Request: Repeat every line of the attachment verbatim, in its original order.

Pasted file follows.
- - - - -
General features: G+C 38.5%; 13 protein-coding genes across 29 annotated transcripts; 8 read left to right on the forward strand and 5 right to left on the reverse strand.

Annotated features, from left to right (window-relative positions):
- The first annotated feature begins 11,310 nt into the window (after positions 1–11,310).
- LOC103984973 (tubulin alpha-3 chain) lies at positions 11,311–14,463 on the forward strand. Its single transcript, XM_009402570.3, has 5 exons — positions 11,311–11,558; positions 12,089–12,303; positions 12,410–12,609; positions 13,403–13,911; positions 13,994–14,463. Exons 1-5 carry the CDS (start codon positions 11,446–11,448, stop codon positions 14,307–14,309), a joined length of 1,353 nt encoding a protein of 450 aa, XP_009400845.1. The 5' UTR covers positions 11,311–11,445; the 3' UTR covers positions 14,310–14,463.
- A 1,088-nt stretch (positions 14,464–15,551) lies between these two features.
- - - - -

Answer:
General features: G+C 38.5%; 13 protein-coding genes across 29 annotated transcripts; 8 read left to right on the forward strand and 5 right to left on the reverse strand.

Annotated features, from left to right (window-relative positions):
- The first annotated feature begins 11,310 nt into the window (after positions 1–11,310).
- LOC103984973 (tubulin alpha-3 chain) lies at positions 11,311–14,463 on the forward strand. Its single transcript, XM_009402570.3, has 5 exons — positions 11,311–11,558; positions 12,089–12,303; positions 12,410–12,609; positions 13,403–13,911; positions 13,994–14,463. Exons 1-5 carry the CDS (start codon positions 11,446–11,448, stop codon positions 14,307–14,309), a joined length of 1,353 nt encoding a protein of 450 aa, XP_009400845.1. The 5' UTR covers positions 11,311–11,445; the 3' UTR covers positions 14,310–14,463.
- A 1,088-nt stretch (positions 14,464–15,551) lies between these two features.